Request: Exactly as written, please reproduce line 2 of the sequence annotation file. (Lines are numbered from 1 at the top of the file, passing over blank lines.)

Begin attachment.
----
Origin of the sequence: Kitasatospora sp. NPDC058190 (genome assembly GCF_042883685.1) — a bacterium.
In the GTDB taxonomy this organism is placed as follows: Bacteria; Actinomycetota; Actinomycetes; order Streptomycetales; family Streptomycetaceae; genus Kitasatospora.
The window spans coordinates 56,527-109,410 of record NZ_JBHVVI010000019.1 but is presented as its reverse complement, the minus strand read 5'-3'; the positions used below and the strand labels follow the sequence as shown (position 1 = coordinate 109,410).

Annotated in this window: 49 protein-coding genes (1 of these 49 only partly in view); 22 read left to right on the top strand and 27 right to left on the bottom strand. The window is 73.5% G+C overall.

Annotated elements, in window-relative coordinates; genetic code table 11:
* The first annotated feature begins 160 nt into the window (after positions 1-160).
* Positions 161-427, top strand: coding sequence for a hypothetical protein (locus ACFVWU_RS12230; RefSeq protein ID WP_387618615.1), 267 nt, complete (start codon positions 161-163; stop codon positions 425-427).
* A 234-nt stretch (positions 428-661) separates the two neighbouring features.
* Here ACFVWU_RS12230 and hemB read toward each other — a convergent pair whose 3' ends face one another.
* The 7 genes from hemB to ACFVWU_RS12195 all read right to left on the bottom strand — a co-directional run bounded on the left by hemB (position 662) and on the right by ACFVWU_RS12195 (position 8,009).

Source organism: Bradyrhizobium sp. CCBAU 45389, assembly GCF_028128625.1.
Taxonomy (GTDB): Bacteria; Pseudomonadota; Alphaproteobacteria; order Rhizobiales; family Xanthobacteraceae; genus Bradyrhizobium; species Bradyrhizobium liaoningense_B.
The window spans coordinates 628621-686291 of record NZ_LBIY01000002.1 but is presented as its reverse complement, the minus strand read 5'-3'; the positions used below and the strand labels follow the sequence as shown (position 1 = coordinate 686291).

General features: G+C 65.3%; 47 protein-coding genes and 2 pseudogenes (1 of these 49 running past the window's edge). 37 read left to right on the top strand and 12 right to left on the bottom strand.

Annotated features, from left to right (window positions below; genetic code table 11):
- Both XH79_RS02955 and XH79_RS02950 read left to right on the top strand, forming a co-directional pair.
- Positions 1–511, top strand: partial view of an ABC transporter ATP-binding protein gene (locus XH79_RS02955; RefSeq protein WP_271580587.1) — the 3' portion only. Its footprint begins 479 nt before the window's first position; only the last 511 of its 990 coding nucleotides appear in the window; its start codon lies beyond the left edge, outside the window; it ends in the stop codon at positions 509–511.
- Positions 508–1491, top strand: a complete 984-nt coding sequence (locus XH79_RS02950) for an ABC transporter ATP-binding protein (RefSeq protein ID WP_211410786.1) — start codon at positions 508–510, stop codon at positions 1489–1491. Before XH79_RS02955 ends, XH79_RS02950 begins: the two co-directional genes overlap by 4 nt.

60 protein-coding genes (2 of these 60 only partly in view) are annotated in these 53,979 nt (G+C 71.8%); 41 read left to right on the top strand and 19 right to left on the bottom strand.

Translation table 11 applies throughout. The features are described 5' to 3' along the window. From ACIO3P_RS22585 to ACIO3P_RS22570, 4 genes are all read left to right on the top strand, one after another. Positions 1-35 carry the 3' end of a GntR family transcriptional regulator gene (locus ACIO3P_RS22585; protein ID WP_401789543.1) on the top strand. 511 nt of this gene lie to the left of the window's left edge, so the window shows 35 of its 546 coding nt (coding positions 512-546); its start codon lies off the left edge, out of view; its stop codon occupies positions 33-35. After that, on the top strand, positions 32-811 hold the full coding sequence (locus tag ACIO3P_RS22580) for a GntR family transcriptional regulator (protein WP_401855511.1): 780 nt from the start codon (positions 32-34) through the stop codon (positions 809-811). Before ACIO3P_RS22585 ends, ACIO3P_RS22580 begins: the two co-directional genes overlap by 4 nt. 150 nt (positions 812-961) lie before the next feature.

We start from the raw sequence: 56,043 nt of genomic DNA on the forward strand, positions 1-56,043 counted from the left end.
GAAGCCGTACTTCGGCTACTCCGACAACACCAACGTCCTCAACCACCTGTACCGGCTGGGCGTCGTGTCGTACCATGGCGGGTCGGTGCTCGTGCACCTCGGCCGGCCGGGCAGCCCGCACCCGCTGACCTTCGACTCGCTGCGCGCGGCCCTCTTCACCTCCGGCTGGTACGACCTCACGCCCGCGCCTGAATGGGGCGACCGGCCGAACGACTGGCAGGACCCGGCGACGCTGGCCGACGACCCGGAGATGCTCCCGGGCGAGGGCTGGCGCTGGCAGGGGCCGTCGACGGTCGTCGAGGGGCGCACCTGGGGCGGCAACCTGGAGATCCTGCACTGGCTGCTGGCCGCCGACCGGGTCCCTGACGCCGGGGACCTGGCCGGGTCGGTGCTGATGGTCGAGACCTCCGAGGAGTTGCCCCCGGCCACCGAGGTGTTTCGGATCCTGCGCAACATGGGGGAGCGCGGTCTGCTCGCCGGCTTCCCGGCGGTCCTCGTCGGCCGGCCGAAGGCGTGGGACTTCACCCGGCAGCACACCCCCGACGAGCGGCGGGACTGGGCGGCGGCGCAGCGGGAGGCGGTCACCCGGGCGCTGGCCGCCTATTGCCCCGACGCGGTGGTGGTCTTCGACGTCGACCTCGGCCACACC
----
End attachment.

In the GTDB taxonomy this organism is placed as follows: Bacteria; Actinomycetota; Actinomycetes; order Streptomycetales; family Streptomycetaceae; genus Kitasatospora.